*Dore, R.N. (1966). "The Civil Wars in Cheshire. (Volume 8 of Cheshire Community Council Series: A History of Cheshire)." Series Editor: J. J. Bagley. Chester, UK: Cheshire Community Council.

*Driver, J. T. (1971). "Cheshire in the Later Middle Ages 1399-1540. (Volume 6 of Cheshire Community Council Series: A History of Cheshire)." Series Editor: J. J. Bagley. Chester, UK: Cheshire Community Council.

*Harris, B. E. (1979). "'The Victoria History of the County of Chester. (Volume 2)." Oxford: Oxford University Press. ISBN 019722749X.

*Harris, B. E. (1980). "'The Victoria History of the County of Chester. (Volume 3)." Oxford: Oxford University Press. ISBN 0197227546.

*Harris, B. E., and Thacker, A. T. (1987). "The Victoria History of the County of Chester. (Volume 1: Physique, Prehistory, Roman, Anglo-Saxon, and Domesday)." Oxford: Oxford University Press. ISBN 0197227619.

*Hewitt, H. J. (1967). "Cheshire Under the Three Edwards. (Volume 5 of Cheshire Community Council Series: A History of Cheshire)." Series Editor: J. J. Bagley. Chester, UK: Cheshire Community Council.

*Higham, N. J. (1993). "The Origins of Cheshire." Manchester, UK: Manchester University Press. ISBN 0719031605.

*Hodson, J. H. (1978). "Cheshire, 1660-1780: Restoration to Industrial Revolution. (Volume 9 of Cheshire Community Council Series: A History of Cheshire)." Series Editor: J. J. Bagley. Chester, UK: Cheshire Community Council. ISBN 0903119110.

*Husain, B. M. C. (1973). "Cheshire Under the Norman Earls 1066-1237. (Volume 4 of Cheshire Community Council Series: A History of Cheshire)." Series Editor: J. J. Bagley. Chester, UK: Cheshire Community Council.

*Morgan, V., and Morgan, P. (2004). "Prehistoric Cheshire." Ashbourne, Derbyshire:Landmark Publishing Company. ISBN 1843061406.

*Phillips, A. D. M., and Phillips, C. B. (Eds.) (2002). "A New Historical Atlas of Cheshire." Chester, UK: Cheshire County Council and Cheshire Community Council Publications Trust. ISBN 0904532461.

*Scard, G. (1981). "Squire and Tenant: Rural Life in Cheshire 1760-1900. (Volume 10 of Cheshire Community Council Series: A History of Cheshire)." Series Editor: J. J. Bagley. Chester, UK: Cheshire Community Council. ISBN 0903119137.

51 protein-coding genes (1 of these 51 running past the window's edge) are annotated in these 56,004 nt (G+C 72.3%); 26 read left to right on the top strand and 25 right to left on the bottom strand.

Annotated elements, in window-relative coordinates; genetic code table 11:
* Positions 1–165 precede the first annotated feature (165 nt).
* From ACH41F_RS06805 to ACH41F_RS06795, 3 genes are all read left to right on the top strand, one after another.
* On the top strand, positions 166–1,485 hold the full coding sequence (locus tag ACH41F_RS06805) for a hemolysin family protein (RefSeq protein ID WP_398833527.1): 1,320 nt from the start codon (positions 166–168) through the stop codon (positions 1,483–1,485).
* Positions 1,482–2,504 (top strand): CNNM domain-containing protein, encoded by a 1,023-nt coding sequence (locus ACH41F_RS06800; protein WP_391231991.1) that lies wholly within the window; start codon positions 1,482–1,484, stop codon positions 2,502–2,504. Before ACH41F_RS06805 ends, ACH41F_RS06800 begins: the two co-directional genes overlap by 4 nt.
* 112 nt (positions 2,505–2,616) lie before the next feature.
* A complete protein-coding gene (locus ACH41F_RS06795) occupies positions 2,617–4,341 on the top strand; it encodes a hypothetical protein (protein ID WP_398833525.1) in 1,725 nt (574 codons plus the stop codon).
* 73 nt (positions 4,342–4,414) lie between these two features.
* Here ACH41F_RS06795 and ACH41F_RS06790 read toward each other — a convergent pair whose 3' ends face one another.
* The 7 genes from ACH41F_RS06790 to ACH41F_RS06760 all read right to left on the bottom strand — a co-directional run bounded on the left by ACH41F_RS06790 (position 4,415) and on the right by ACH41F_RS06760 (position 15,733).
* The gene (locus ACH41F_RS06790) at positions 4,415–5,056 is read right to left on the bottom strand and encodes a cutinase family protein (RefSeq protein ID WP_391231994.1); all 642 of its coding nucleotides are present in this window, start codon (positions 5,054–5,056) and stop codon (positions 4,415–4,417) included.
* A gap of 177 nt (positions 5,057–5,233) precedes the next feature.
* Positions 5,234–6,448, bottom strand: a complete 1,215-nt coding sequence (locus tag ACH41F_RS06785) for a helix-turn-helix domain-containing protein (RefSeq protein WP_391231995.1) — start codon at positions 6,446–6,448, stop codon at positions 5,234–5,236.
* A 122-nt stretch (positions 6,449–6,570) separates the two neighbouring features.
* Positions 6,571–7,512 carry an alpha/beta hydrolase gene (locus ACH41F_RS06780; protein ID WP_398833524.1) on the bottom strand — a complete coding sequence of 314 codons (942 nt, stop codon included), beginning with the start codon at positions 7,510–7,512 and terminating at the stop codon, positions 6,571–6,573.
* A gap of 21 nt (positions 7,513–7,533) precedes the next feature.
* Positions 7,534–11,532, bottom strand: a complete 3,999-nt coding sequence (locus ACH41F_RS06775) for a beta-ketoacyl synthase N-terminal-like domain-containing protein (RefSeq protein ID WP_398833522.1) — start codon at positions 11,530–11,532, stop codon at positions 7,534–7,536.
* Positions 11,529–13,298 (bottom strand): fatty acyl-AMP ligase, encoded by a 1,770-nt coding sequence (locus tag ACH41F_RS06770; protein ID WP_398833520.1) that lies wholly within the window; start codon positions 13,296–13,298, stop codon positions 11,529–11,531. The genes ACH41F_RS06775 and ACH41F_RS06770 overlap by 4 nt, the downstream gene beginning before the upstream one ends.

*Scholes, R. (2000). "The Towns and Villages of Britain: Cheshire." Wilmslow, Cheshire: Sigma Press. ISBN 1850586373.

*Sylvester, D. (1980). "A History of Cheshire, (The Darwen County History Series.)" (Second Edition, original publication date, 1971). London and Chichester, UK: Phillimore & Co. Ltd. ISBN 0850333849.

*Sylvester. D., and Nulty, G. (1958). "The Historical Atlas of Cheshire." (Third Edition) Chester, UK: Cheshire Community Council.

*Thompson, F. H. (1965). "Roman Cheshire. (Volume 2 of Cheshire Community Council Series: A History of Cheshire)." Series Editor: J. J. Bagley. Chester, UK: Cheshire Community Council.

*Tigwell, R. E. (1985). "Cheshire in the Twentieth Century. (Volume 11 of Cheshire Community Council Series: A History of Cheshire)." Series Editor: J. J. Bagley. Chester, UK: Cheshire Community Council.

*Varley, W. J. (1964). "Cheshire Before the Romans. (Volume 1 of Cheshire Community Council Series: A History of Cheshire)." Series Editor: J. J. Bagley. Chester, UK: Cheshire Community Council.

*Youngs, F. A. (1991). "Guide to the Local Administrative Units of England. (Volume 1: Northern England)." London: Royal Historical Society. ISBN 0861931270.

ee also

* History of England